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Summit County elected officials want more specifics on trail solutions

After no-parking zones, longer-term fixes remain challenging

The Snyderville Basin Recreation District has taken steps to address overcrowding at trailheads, including ticketing vehicles that are parked illegally and installing trail counters to help officials plan how best to disperse the crowds. Summit County elected officials on Wednesday asked for more specific solutions to the overcrowding issues.
Park Record file photo

There are so many people on the area’s trails that the effects have spilled over into the neighborhoods that surround them, with impacts ranging from parked cars choking streets to dog poop bag piling up to tailgaters enjoying a beverage on someone else’s property.

The Summit County Council on Wednesday heard the Snyderville Basin Recreation District’s short-term plan for dealing with the issues, packaged in a report with breakdowns for area trailheads that included their usage numbers, ways to improve them and longer-term goals like dedicated public transportation solutions.

But the report, while lauded as a capable trails master plan for the near future, wasn’t met with universal support from the elected officials.



“This is just a bit too general for the acute problem that we have right now,” said Councilor Roger Armstrong. “And we do have a very acute problem out there.”

He summed up the proposals as restricting parking around popular trailheads, increasing access in less-congested areas, building new trails and considering making certain trails directional or single-use to reduce conflicts.



The number of trail users has exploded in recent years, officials have said, with a further jump seen last year as people sought outdoor recreation amid the pandemic. Basin Rec installed counters at a dozen popular trails last fall to measure how many people use trails and when. The report indicates the district’s non-transportation trails see around 1,200 users each day.

The trail overcrowding issue rose to require action last summer when officials were told illegally parked cars were blocking emergency access in Summit Park. A group involving multiple county departments and other stakeholders also focused on another heavily used area, in the Sun Peak neighborhood near Rob’s Trail.

The Summit County Attorney’s Office worked to change county code to enable Basin Rec officials to enforce parking restrictions, and the council heard that nearly 10,000 feet of roadway had been signed and enforced as no-parking zones as a result.

That seems to be addressing some of the parking issues, but longer-term solutions are proving more challenging.

The report identifies three phases of solutions, with the first focusing on parking issues, the second aiming to drive traffic to less congested areas and the final phase meant to reduce the need for parking by developing public transportation links with trailheads.

One of the challenges officials identified in steering users to less-trafficked trails is that the busier areas are often popular for a reason. Rob’s Trail, for instance, starts near treeline and quickly accesses the Park City ridgeline and its attendant views.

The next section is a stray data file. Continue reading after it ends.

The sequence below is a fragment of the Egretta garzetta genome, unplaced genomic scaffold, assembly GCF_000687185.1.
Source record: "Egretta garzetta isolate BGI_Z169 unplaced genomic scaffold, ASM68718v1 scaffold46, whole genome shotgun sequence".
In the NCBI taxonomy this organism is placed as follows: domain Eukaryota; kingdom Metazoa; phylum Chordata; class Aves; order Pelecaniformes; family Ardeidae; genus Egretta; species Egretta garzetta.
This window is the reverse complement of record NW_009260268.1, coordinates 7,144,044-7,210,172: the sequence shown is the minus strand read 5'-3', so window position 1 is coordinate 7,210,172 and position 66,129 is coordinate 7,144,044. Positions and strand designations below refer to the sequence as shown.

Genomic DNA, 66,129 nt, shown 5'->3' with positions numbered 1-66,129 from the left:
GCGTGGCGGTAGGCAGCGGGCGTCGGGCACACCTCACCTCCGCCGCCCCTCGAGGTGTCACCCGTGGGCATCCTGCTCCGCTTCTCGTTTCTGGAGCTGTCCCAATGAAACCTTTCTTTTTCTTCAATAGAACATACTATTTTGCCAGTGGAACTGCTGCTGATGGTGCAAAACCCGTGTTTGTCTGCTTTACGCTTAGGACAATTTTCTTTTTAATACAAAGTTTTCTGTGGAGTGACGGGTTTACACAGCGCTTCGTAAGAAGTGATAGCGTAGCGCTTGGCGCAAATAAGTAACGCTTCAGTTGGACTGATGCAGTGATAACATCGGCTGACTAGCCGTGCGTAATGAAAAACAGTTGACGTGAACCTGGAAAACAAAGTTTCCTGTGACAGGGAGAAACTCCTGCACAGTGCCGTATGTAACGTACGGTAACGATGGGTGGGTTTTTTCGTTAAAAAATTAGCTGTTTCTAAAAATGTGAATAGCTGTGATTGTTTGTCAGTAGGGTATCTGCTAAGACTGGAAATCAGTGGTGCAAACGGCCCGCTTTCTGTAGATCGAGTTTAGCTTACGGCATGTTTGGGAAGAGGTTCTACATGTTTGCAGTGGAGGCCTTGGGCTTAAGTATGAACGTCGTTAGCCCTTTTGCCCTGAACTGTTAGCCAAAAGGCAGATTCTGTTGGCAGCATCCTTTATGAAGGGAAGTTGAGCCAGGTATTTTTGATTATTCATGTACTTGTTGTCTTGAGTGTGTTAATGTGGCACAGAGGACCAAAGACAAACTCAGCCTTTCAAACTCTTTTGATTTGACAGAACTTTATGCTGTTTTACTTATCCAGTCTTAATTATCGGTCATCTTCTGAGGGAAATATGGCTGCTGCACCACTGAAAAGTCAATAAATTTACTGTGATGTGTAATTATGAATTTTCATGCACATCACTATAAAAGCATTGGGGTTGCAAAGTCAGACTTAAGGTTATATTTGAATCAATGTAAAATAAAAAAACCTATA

The trailhead is accessed after a drive through the Sun Peak neighborhood that gains significant elevation. Colin’s trailhead is identified as an alternate access to the trail network, and an underused one. But it’s significantly lower and would require a hiker or biker to gain nearly 750 vertical feet before reaching the same elevation as Rob’s trailhead.

Other proposed solutions to address overcrowding are converting some trails to uphill or downhill only during certain times and restricting trails to one kind of use, like hiker- or biker-only areas. Officials have said that will be standard practice going forward.

The council requested Basin Rec officials return around Memorial Day with an update after the trails dry out and summer usage starts to increase. Armstrong said he wanted to see the next report include a specific diagnosis of the problem — something along the lines of how many cars or users need to be removed from certain areas — and potential solutions for doing so.

He acknowledged that it would be a tall task for newly hired Basin Rec Director Dana Jones.

Armstrong suggested he needed something more concrete to take back to members of the voting public who have been impacted by an influx of trail users.

“I respond to residents. When residents complain to me, I need to respond back to them. … I do have an obligation to have a conversation with some of you if they say somebody is barbequing on my front lawn, literally,” he told Basin Rec officials. “And if I can now say look, we put up signs that say, ‘This is a neighborhood, please no barbequing on front lawns,’ that’s a good message to take back to constituents. But this is not perfectly helpful for me in terms of communicating that back.”

He stressed that future solutions would require collaboration among different county organizations and urged officials to work with, among other entities, the county’s transit district to identify ways to bring people to different trailheads.

“If we’re really going to do this, you guys can’t be isolated doing this,” Armstrong said. “You guys can’t say, ‘We’ll take care of our trails part and we’re going to deal with parking, we’ll enforce the parking, and sometime in the future when transit finally hits its stride and figures out how to use microtransit to move people, then we can do this.’ I don’t want to see that.”

Correction: This story has been updated to reflect that many county departments were involved in the group that was convened to address trails issues.


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